MADISON — The new chairwoman of the board of the People Who Care Food Cupboard said Tuesday night she is shocked and hurt by criticism levied at her during a public hearing where some residents questioned her leadership.

“It’s hurtful when you give up all your time, your life for a nonprofit,” said Shannon Drury, board chairwoman of the People Who Care Food Cupboard. “It hurts when people in your own town come against you for doing good.”

The food cupboard, which operates at the Old Point Avenue School, owned by the town of Madison, serves 2,736 households in Anson, Embden, New Portland and Madison, according to Drury, who took over as board chairwoman in July.

She was hired previously as executive director to replace the longtime director, Barbara Santiago, who had been doing the job for no pay and retired in April.

Drury, a former volunteer who was selected to replace Santiago, said she was later voted in as chairwoman of the board of the nonprofit organization, so she resigned as executive director. She currently receives a stipend of $300 per week for her work and said she works “80 to 90 hours per week.”

Although it is a nonprofit, a majority of the food cupboard’s funding comes from the town governments of the communities it serves.

For 2019 the cupboard is scheduled to collect $28,250 in revenue from the four towns. The remainder of its revenue comes from solicitations, general donations, fundraising and grants, for a total budgeted revenue of $52,350, according to numbers provided at Tuesday’s meeting.

Madison Town Manager Tim Curtis said Tuesday night the Board of Selectmen sought to hold a public hearing where members of the food cupboard’s board and town officials could meet and where residents could voice concerns.

He said there has been turnover among the leaders of the food cupboard as well as a number of emails, calls and visits to the Town Office in which residents have expressed concerns about the food cupboard’s hours and operations.

He also said he has heard from some residents who think the town wants to take over or change the operations of the cupboard, though that is not the case.

“We’re so blessed to have this building, especially in this economy,” said Drury, who thanked town officials and also said some of the miscommunication has resulted from the food cupboard’s closure in December because of a lack of volunteers during the holidays.

Selectman George Elias expressed concern that over the last few years, revenue for the cupboard has decreased while expenses and volunteer stipends have increased.

In 2015, the cupboard took in $65,931 in revenue in 2015, according to the numbers provided Tuesday night. Expenses were $45,986 and included $1,324 for volunteer stipends.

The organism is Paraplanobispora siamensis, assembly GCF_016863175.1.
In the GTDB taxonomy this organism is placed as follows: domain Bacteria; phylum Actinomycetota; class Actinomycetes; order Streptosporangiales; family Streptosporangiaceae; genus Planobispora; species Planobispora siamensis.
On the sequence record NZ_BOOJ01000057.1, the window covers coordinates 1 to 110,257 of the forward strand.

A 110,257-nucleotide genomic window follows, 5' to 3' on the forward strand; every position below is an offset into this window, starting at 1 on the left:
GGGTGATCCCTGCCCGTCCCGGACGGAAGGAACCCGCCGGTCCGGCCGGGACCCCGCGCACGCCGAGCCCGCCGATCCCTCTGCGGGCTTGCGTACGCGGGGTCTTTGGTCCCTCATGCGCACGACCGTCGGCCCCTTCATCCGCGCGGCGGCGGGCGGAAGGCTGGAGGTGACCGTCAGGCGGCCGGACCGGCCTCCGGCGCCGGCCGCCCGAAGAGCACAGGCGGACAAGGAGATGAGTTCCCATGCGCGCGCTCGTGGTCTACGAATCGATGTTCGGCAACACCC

In 2018, revenue was $44,994 and expenses were $55,431, including $11,781 for volunteer stipends.

“When people find one-third or one-fourth of the budget is going to salaries, it’s going to be harder to get donations,” Elias said.

Drury said she knows the cupboard’s finances are a problem, but they have been unable to hire an executive director to do the work for no pay since Santiago left.

“If we could find a volunteer who would fulfill my position, I would do that in a heartbeat,” she said.

Comments from residents Tuesday night were mixed, with some praising the work Drury has done so far while others criticized her for changes made on the board and in operations.

“She is doing a tremendous job,” said Pam Miller, of Embden. “We’ve seen big changes in the food cupboard. I’ve seen elderly friends who could not get down to it and now, slowly but surely, they are coming to get their food. She is doing a tremendous job.”

James Rosado, a volunteer at the food cupboard, also said changes have been for the better.

“In my book, they are taking care of more people and the food has gotten better,” Rosado said. “And the quality of the communication between the clients and volunteers is better. I just wanted to say that. She’s doing something right.”

But one former board member, Roger Sirois, said he was pushed out recently after asking questions Drury didn’t like.

“I volunteered there for eight years and the first 7.5 were lovely,” Sirois said. “The last few months were very difficult. I served on the board, and whether this is germane to the issue or not, I was dismissed for asking questions about the agreements they made with hiring Shannon. I think as a board member one should feel free to ask questions that pertain to the running of the food cupboard and the promises made.”

Tammy Murray, administrative assistant in Anson, also asked why the board is “hand picking” volunteers.

“I think all volunteers should be accepted,” she said. “Everyone has something they can contribute to the community.”

Murray also said Drury should be more forthcoming with the fact that money raised in the community is being used to pay her stipend.

“When we’re giving you money from (both Anson and Madison), people want to know where that money is going,” she said. “We want to be able to tell them where the stipend is going.”

Drury said the money for her stipend does not come from taxpayer dollars, but rather from contributions raised in the community. She said taxpayer money is put strictly toward food cupboard clients.

“It needs to be clear when you’re fundraising what the money is going to, that’s all,” Murray said.

Drury said after the meeting there has been a lot of turnover in board leadership recently.

“We believe clients who are elderly and mentally ill needed to be treated with the utmost respect, and we expect everyone on the board to do the same,” she said when asked what a possible reason for the turnover might be.

Rachel Ohm — 612-2368

[email protected]

Twitter: @rachel_ohm

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